Last March, Pacific Biosciences (Menlo Park, Calif.) was planning the commercial launch of its third-generation sequencing platform: Single Molecule Real Time (SMRT) System. In 2010, the company is much closer to achieving that goal. “We will provide a system that is on par with second generation in terms of throughput and cost, but it’s going to be dramatically better in terms of read length, amount of time to result, and other features,” says Steve Turner, PhD, founder and chief technical officer of Pacific Biosciences. “With our current technology, we’ve shown read lengths of up to 3000 bases and we expect to push that up to read lengths of 50,000 bases,” he says.
Although the 2010 system is impressive, Pacific Biosciences promises an even stronger follow-up in 2014. “We intend to introduce another instrument in 2014 capable of sequencing an entire human genome in a matter of 15 minutes for $100,” says Turner, who adds that a tremendous amount of work must be done between now and then to make the data useful to pharmaceutical companies and others.
Complete Genomics, Predictions
In March 2009, Complete Genomics (Mountain View, Calif.) was planning the validation of its third-generation sequencing platform. Today, it has sequenced more than 50 human genomes and is preparing for the launch of a commercial service. Says Clifford Reid, MBA, PhD, chief executive officer of Complete Genomics: “Third-generation technologies are driving down sequencing costs to the thousand-dollar level per human genome.”
“Eventually it will cost $1000 to sequence a complete human genome, but that’s going to take a few years,” says Reid, who adds that his company plans to be the first to ship thousand-dollar genomes. “When most companies talk about the thousand-dollar genome, they talk about $1000 in reagent costs. We talk about $1000 in total price.” And this eventual cost reduction can be directly attributed to technology: DNA nanoarrays. Complete Genomics is able to pack more DNA onto one of these semiconductor-based arrays, which drives down the cost per base of DNA sequenced. The other cost reduction: Complete Genomics patterns these arrays with a perfect grid of spots, which enables them to image the arrays very efficiently.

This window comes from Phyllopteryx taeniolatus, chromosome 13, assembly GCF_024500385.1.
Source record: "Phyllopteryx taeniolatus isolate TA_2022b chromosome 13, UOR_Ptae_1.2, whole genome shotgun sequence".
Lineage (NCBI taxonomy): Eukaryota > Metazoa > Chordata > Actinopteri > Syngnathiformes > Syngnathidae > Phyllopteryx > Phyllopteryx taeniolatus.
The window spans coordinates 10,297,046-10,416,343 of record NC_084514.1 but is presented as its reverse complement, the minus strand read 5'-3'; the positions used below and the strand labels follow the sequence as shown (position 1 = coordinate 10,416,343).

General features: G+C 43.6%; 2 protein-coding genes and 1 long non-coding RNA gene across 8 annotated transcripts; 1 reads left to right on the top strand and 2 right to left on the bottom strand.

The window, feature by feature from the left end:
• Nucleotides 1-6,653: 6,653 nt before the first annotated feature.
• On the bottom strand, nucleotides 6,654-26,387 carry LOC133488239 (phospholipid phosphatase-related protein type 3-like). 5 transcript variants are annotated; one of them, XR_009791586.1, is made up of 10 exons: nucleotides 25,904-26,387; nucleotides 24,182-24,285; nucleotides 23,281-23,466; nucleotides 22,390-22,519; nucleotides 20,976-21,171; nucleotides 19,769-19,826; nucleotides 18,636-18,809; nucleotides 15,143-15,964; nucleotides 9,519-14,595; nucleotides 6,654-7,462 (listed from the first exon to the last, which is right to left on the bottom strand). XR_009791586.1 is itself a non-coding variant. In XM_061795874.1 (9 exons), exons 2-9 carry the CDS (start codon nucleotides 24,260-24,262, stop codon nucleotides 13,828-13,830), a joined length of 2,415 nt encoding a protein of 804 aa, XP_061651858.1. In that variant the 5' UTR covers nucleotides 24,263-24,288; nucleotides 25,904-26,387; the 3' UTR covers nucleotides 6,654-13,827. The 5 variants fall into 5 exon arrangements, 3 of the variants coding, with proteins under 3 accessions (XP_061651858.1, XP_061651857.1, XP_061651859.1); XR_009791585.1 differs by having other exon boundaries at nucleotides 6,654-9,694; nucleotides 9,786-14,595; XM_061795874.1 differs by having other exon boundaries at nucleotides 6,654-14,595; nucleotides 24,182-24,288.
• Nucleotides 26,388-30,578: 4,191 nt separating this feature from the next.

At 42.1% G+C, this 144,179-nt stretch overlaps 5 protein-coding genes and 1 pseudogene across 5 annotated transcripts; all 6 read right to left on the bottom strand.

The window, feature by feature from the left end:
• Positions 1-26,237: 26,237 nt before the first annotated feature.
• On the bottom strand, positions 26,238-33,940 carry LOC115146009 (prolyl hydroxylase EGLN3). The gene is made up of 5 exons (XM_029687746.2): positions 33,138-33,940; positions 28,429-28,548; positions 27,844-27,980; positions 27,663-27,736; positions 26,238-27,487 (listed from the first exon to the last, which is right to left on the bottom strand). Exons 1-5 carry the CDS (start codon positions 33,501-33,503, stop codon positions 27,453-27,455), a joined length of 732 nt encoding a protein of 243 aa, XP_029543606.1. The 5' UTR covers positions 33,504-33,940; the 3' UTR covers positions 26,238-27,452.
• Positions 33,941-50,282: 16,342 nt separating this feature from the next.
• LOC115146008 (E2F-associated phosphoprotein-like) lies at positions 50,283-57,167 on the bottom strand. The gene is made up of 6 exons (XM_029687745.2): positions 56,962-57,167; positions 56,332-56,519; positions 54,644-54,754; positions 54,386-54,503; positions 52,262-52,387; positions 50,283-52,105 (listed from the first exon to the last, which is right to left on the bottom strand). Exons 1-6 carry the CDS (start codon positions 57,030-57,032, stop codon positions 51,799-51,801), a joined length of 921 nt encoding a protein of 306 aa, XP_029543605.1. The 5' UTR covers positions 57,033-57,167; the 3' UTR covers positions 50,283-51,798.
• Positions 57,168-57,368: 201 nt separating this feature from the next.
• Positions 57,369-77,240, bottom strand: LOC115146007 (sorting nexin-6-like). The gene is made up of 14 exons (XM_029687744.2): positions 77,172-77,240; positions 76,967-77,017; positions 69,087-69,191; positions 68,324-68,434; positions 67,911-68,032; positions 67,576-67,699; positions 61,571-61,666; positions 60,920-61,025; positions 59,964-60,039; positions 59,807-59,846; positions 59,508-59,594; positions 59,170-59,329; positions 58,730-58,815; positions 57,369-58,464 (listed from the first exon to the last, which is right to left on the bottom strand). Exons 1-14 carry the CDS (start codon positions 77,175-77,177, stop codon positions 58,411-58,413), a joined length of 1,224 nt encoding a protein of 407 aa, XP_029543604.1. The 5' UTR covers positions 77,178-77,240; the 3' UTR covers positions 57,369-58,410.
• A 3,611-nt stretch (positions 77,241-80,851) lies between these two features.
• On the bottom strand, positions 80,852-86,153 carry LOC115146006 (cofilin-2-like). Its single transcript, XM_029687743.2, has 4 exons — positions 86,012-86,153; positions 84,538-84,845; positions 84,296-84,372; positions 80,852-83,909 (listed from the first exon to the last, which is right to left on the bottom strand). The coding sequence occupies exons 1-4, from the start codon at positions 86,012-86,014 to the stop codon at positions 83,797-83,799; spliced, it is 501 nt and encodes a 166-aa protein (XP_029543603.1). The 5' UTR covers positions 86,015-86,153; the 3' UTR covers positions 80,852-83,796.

Reid predicts that Complete Genomics will impact the pharmaceutical industry in two main ways. “In the diagnostics space, our technology is making it economically feasible to run large complete human genomes in sequencing studies to look for new biomarkers. This will enable them to expand the search for biomarkers beyond common variants (SNPs) into more complex and rare variants that are likely to have much more power as biomarkers or companion diagnostics for therapeutics, says Reid. “The second area is that this will enable new pathway discovery. So, for the first time, researchers will be able to identify on a systematic basis the causal variants underlying genetic diseases.”
About the Author
James Netterwald is president and CEO of BioPharmaComm LLC, a provider of writing, editing, and consulting services to the life science, pharma-biotech, and public relations industries.
This article was published in Drug Discovery & Development magazine: Vol. 13, No. 3, April 2010, pp. 14-15.